For most of animation’s history, there were no sequels. Disney didn’t rush out “Snow White and Eight Dwarfs,” or “Pinocchio 2: Stromboli Strikes Back.” About the best the studio would do is cheaper direct-to-video (yes, video) or DVD encores.
In the last quarter-century, that changed, thanks less to Disney than its rivals, who realized that if “Shrek” or “Despicable Me” worked, why not dig back into the storybook? Pixar, owned by Disney since 2006, also resisted sequels at first, but has been bitten by the bug as part of a corporate mandate, which sees the need for fresh content to motivate theme-park rides and keep merchandise flying off the shelves.
“Frozen 2” flows into theaters amid that avalanche, facing the high expectations of a brilliant original and following a host of recent animated hits.
In some respects, animation has a huge advantage, since characters don’t age. Hence, “Incredibles 2” could pick up right where the first movie left off, despite the 14-year gap between them.
At the same time, the spark of originality is almost by definition sacrificed by sequels, certainly compared, say, to the string of singular concepts that Pixar unleashed in its heyday, from “Up” and “WALL-E” to “Ratatouille” and “Inside Out.” Moreover, stories that end with “They lived happily ever after” don’t necessarily offer a strong point of entry for new crises.
With that as background, where do the latest exploits of Elsa and Anna fall within that spectrum? Here’s a rough ranking of Disney and Pixar movie sequels, from “top tier” to “back to the drawing board.”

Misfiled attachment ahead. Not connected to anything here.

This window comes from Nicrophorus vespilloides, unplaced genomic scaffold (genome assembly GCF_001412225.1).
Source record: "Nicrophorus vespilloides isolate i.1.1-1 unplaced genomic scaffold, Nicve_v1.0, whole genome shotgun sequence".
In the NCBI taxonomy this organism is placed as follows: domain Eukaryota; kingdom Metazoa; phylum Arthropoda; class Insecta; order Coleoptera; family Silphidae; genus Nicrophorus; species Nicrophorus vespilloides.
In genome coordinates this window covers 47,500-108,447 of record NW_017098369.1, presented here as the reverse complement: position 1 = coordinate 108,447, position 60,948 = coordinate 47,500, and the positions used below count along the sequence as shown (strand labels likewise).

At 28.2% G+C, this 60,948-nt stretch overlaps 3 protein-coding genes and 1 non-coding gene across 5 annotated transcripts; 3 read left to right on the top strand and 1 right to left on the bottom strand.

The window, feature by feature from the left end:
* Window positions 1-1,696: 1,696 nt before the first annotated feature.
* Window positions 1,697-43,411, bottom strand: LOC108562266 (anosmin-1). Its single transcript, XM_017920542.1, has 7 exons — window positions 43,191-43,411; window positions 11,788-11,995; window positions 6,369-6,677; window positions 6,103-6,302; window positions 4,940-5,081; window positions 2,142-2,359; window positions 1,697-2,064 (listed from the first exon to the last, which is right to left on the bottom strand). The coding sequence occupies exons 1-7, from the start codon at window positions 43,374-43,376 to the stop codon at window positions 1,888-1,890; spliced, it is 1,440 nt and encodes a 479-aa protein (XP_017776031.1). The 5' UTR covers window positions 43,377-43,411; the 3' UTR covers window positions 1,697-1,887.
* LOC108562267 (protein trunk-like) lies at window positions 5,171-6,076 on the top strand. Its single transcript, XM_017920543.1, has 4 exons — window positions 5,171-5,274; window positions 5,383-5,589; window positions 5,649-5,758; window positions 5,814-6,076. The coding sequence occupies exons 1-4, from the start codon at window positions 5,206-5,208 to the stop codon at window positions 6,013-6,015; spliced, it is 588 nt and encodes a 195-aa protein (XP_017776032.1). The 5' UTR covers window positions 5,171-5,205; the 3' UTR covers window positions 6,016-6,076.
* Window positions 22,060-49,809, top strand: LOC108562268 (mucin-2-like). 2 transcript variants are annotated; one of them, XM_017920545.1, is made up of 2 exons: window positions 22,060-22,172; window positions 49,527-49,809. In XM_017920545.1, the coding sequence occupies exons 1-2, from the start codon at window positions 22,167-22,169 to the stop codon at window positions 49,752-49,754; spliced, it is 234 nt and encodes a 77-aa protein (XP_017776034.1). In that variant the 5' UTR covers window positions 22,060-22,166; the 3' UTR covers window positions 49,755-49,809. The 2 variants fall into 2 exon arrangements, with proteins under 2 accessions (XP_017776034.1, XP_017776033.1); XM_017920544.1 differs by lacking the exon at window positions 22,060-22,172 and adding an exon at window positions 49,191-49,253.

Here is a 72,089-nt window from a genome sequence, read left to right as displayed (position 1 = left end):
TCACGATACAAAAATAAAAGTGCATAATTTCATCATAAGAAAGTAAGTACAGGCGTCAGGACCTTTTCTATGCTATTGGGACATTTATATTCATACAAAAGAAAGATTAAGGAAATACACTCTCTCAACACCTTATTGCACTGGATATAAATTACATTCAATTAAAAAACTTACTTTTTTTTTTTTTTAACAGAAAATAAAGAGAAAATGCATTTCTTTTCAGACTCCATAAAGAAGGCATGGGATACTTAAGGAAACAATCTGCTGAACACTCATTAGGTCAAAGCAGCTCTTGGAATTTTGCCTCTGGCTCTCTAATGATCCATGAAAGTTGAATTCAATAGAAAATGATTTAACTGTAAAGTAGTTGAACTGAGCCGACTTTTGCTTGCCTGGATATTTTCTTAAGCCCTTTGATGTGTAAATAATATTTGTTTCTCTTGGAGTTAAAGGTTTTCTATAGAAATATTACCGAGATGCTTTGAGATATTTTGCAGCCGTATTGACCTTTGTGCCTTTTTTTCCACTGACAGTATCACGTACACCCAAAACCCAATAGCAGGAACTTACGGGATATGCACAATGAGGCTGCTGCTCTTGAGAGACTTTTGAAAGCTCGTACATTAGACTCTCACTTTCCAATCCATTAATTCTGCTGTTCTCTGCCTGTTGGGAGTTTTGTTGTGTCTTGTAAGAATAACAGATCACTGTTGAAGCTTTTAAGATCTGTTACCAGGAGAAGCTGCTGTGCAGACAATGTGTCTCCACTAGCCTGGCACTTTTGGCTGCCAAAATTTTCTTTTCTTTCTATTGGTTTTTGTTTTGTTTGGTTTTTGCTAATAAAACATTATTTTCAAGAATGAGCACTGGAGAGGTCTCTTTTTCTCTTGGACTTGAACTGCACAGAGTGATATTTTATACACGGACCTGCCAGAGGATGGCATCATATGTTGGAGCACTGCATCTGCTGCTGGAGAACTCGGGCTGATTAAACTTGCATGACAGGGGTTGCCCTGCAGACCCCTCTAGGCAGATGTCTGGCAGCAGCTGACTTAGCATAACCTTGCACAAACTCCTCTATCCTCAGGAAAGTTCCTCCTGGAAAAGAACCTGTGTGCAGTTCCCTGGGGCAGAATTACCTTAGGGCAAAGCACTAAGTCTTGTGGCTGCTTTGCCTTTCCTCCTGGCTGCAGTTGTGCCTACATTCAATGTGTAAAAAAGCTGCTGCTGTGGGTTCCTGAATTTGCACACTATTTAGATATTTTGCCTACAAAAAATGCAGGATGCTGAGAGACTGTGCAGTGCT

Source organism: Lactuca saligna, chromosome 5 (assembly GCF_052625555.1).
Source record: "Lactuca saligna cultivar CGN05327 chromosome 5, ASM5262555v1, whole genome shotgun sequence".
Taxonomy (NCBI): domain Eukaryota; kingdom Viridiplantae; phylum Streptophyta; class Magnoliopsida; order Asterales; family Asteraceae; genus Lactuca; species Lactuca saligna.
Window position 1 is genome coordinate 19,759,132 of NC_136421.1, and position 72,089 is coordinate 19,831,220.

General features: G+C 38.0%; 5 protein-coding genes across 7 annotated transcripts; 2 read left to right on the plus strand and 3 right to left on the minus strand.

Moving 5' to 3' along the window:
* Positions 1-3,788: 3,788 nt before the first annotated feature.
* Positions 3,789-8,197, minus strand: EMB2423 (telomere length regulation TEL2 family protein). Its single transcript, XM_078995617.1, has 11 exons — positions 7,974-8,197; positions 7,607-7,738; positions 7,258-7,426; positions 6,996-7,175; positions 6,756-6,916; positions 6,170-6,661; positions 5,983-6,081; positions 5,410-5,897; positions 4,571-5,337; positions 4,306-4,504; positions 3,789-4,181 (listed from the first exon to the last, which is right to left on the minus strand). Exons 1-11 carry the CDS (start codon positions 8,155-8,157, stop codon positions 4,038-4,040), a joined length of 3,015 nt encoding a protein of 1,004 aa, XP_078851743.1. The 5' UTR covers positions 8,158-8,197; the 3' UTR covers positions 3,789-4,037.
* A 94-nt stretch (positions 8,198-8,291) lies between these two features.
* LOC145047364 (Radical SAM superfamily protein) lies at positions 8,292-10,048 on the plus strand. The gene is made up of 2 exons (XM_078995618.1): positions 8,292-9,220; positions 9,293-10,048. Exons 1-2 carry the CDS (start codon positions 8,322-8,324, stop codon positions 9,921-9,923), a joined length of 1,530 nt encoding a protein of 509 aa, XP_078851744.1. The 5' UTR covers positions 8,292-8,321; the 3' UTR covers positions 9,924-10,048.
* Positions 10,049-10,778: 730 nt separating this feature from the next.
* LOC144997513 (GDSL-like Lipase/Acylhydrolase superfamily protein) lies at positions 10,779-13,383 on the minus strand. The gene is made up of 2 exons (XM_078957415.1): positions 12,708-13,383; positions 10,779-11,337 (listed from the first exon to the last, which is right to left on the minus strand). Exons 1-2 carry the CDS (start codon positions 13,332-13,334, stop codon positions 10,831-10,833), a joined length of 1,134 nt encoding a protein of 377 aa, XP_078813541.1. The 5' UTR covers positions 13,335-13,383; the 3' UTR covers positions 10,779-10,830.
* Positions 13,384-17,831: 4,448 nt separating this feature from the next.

Toy Story 3 and 2 (or 2 and 3):
It’s easy to go back and forth on which of these is better, but both are terrific. Give the edge to No. 3, with its dystopian daycare facility and rumination on growing up and going off to college, leaving childish things behind. That said, the second movie — which forced Woody to contemplate what’s really important — was among those rare sequels that improved on the original, setting the tone for perhaps Pixar’s most accomplished franchise.
Toy Story 4
It’s a notch below the earlier films, but not by much, and benefits from a feeling that it has really written a warmth-filled closing chapter to the story. At least until, you know, they decide to do “Toy Story 5.”
Not as good or deep as “The Incredibles” (yes, there was something profound in its consideration of specialness and being unique), but still a whole lot of fun — with some wildly inventive elements, including the whole exploration of Jack Jack’s ridiculously long list of powers.
OK, so it’s not as good as the first movie. The songs are still catchy, Olaf is still a hoot, there are a few impressive action sequences, and the film even has some fun at its own expense. A few things to nitpick, sure, but also a whole lot to like, especially given the sky-high expectations.
Ralph Breaks the Internet: Wreck-It Ralph 2
What really set this movie apart was the cleverness of its inside-the-Internet conceit, smartly using animation to capture the quirks and excesses that we generally take for granted.
This one actually went the prequel route, yielding an amusing but inconsequential look at Sully and Mike during their college days.
The Rescuers Down Under
This sprightly sequel about two brave mice (voiced by Bob Newhart and Eva Gabor) mounting a rescue operation actually tops its predecessor, with the disclaimer that the first movie landed in 1977, a relatively fallow period in terms of Disney animation, with the sequel coming 13 years later. If nothing else, it laid the groundwork for returning to some of these titles more than a decade after their debuts.
Although this movie made boatloads of money, and featured an emotional thread involving Dory’s family history, it still belongs in the shallow end of the Pixar pool.
Cars 2 and 3
Whatever spark the original possessed — and despite its appealing look, it’s not among the best of the Pixar titles — these retreads felt particularly flat.